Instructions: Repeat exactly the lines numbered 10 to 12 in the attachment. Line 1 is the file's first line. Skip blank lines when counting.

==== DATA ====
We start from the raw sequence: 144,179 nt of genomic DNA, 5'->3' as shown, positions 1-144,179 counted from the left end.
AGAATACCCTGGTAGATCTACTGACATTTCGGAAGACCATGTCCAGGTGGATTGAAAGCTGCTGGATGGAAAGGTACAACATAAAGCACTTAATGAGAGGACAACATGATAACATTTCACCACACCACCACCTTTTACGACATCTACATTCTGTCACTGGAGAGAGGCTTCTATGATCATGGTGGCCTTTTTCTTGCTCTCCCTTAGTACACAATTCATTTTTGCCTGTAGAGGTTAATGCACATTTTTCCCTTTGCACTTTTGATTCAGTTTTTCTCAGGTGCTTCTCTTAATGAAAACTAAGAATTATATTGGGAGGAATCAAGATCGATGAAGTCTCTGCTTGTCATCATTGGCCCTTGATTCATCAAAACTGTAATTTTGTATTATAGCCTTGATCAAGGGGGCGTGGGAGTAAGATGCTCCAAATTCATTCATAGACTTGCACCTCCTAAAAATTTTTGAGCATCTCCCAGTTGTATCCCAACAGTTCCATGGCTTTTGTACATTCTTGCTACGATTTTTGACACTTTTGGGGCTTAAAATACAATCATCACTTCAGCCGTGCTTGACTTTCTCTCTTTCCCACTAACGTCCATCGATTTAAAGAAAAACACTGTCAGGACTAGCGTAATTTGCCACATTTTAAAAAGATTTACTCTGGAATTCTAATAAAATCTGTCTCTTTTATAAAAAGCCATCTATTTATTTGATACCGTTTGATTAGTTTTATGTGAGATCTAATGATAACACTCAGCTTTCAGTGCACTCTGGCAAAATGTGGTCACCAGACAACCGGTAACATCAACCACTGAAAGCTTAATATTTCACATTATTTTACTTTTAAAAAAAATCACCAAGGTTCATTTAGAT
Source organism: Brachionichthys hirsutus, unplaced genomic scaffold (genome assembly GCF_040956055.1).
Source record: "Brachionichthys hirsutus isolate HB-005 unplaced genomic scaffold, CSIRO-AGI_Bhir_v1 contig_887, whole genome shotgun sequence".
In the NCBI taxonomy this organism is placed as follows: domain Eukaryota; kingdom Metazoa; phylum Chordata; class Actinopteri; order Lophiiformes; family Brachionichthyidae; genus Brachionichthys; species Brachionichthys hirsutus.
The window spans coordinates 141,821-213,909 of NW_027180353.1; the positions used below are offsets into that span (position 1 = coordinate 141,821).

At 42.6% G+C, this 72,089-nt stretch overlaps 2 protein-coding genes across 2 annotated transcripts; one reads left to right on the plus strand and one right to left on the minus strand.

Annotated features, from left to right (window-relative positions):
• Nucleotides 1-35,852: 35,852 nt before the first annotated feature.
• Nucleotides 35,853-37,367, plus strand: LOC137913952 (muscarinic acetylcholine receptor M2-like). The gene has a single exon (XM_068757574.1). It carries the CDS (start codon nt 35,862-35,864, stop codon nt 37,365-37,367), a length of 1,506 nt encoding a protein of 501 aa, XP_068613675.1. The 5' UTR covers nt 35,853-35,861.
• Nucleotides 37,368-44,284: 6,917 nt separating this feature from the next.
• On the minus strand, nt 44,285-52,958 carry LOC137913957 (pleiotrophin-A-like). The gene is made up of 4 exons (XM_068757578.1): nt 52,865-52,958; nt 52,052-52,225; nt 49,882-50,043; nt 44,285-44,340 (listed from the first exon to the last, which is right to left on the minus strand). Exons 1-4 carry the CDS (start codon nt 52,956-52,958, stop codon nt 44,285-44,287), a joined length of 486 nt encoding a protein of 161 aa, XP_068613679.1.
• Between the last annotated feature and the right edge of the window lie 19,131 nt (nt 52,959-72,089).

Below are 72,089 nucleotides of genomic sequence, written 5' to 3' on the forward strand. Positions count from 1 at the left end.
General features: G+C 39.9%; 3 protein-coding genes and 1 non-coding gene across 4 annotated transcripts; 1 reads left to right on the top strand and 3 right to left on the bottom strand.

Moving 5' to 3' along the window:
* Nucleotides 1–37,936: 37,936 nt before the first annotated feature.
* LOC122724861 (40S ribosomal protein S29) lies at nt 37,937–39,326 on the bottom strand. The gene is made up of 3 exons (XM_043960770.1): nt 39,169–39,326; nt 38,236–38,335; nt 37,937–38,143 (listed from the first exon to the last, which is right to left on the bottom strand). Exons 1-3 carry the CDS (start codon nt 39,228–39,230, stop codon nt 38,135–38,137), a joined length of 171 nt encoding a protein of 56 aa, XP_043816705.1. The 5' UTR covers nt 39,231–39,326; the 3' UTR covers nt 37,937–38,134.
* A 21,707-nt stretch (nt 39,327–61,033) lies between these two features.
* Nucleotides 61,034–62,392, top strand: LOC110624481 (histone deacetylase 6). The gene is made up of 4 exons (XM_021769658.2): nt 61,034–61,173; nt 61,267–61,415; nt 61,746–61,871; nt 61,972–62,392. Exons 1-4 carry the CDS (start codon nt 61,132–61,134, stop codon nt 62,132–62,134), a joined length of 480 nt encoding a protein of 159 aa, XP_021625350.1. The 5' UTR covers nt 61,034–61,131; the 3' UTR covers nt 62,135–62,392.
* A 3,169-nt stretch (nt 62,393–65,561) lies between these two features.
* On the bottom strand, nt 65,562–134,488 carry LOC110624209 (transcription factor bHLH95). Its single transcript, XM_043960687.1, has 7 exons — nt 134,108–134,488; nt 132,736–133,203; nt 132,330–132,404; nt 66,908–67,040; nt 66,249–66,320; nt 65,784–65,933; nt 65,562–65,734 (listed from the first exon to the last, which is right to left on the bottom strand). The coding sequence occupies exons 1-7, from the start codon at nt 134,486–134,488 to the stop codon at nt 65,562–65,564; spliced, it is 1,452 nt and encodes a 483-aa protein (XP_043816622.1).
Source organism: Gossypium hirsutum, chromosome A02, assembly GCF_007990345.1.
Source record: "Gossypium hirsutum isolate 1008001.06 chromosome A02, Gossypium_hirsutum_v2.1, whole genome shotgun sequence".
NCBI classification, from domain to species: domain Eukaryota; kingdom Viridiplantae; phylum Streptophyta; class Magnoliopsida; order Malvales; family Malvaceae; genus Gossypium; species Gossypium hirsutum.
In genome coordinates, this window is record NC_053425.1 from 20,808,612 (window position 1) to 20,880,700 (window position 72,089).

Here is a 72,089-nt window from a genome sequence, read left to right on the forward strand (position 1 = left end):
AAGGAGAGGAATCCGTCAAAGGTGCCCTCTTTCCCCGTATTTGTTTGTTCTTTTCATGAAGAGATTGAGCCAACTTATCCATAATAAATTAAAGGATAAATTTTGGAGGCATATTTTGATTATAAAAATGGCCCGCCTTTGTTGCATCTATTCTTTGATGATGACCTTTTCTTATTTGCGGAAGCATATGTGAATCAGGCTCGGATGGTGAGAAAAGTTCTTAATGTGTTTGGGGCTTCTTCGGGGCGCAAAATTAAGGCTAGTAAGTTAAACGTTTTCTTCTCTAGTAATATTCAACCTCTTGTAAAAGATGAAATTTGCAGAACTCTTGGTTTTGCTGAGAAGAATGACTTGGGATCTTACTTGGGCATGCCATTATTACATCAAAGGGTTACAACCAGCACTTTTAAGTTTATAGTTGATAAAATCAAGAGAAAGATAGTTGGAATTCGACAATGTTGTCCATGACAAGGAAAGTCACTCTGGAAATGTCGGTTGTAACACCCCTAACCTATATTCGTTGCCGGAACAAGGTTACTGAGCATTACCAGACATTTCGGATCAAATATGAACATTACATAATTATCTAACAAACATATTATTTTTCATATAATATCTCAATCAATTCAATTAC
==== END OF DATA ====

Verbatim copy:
• Nucleotides 35,853-37,367, plus strand: LOC137913952 (muscarinic acetylcholine receptor M2-like). The gene has a single exon (XM_068757574.1). It carries the CDS (start codon nt 35,862-35,864, stop codon nt 37,365-37,367), a length of 1,506 nt encoding a protein of 501 aa, XP_068613675.1. The 5' UTR covers nt 35,853-35,861.
• Nucleotides 37,368-44,284: 6,917 nt separating this feature from the next.
• On the minus strand, nt 44,285-52,958 carry LOC137913957 (pleiotrophin-A-like). The gene is made up of 4 exons (XM_068757578.1): nt 52,865-52,958; nt 52,052-52,225; nt 49,882-50,043; nt 44,285-44,340 (listed from the first exon to the last, which is right to left on the minus strand). Exons 1-4 carry the CDS (start codon nt 52,956-52,958, stop codon nt 44,285-44,287), a joined length of 486 nt encoding a protein of 161 aa, XP_068613679.1.